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Retired Soccer Player Donovan Discusses Soccer Culture

Former United States professional soccer player Landon T. Donovan engages in a discussion with students in Fong Auditorium Wednesday afternoon as part of Romance Studies 109: The Global Game.
Former United States professional soccer player Landon T. Donovan engages in a discussion with students in Fong Auditorium Wednesday afternoon as part of Romance Studies 109: The Global Game.
NO WRITER ATTRIBUTED

UPDATED: March 19, 2015, at 4:35 a.m.

Retired soccer player Landon Donovan spoke as a guest lecturer for Romance Studies 109: “The Global Game: Soccer, Politics, and Popular Culture” about his hopes for the growth of soccer culture in the United States on Wednesday afternoon.

From Donovan’s personal account of getting caught urinating in a line of bushes outside a Mexican stadium to discussion of issues of race and mental health in international soccer culture, the question and answer session touched on several facets of Donovan’s personal and athletic life.

Romance Languages and Literatures professor Mariano Siskind, one of the course’s two instructors, said he was prompted to invite Donovan to speak when he learned that the player was retiring and considering academic pursuits.

Former United States professional soccer player Landon T. Donovan engages in a discussion with students in Fong Auditorium Wednesday afternoon as part of Romance Studies 109: The Global Game.
Former United States professional soccer player Landon T. Donovan engages in a discussion with students in Fong Auditorium Wednesday afternoon as part of Romance Studies 109: The Global Game. By Matthew W DeShaw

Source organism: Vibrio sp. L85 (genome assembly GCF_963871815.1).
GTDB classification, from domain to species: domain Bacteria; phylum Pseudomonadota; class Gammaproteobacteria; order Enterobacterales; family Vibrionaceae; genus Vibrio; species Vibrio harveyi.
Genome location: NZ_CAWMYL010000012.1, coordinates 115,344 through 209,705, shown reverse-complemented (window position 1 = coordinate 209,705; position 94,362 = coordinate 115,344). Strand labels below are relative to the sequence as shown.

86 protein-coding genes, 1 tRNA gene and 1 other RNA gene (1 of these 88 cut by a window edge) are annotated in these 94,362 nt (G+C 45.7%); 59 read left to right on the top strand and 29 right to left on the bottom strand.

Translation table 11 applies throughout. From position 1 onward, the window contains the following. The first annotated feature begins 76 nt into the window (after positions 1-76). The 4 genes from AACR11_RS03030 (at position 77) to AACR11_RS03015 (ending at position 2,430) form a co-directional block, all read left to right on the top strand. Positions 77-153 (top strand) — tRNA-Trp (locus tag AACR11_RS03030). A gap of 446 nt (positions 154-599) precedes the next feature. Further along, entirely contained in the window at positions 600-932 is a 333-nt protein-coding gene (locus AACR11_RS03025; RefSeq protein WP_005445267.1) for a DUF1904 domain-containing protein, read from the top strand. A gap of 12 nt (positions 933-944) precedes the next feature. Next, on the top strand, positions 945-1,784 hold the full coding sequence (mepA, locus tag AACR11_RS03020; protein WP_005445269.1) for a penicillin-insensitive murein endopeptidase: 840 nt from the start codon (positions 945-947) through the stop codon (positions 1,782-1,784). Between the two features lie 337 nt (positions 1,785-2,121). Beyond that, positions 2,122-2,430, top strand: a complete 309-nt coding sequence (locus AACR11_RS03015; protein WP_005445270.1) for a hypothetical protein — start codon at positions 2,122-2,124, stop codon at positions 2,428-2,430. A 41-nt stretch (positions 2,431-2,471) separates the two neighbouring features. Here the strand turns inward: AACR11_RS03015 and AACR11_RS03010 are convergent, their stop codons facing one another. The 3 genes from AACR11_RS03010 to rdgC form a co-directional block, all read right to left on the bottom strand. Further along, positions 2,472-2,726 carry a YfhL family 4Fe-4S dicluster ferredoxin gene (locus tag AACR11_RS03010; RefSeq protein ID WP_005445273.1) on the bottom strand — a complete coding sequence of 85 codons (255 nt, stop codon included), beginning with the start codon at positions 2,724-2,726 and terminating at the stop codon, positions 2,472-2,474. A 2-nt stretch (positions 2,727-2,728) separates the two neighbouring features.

“I said this is a marriage made in heaven. I looked up his agent, sent him an email with an invitation and proposal and explained what the course was about, and he said yes right away,” Siskind said, adding that the Department of Athletics provided funding to bring Donovan to Harvard.

He described the course as one that “looks at soccer as a privileged practice and site where social meaning is produced, where subjectivities are formed, a place that has a very interesting and intricate relationship with history and politics.”

On the topic of his absence from the 2014 United States world cup team, Donovan said he “learned an interesting lesson. At the end of the day, it’s business. All sports are emotionally charged and they give us a lot but for some people it’s business.”

However, Donovan said the experience of getting cut from the national team was valuable to him.

“I felt compassion for people who didn’t get everything they wanted all the time, and that was much more valuable for me than going to Brazil,” he said.

He also discussed the future of soccer in the U.S. He said he believes it will take time for the sport to grow in popularity. Still, he said that for now, steady growth in American interest for soccer is what the sport needs. “The soccer culture in America is better and better,” Donovan said.

After the lecture, Harvard Extension School student Olumide Alonge said he appreciated Donovan’s jokes and anecdotes from his experiences in professional soccer.

“My understanding of Landon before was that the was a really cool and honest guy, and he really showed that today,” he said.

At the close of the lecture, two students from the class gave Donovan a Harvard soccer jersey.

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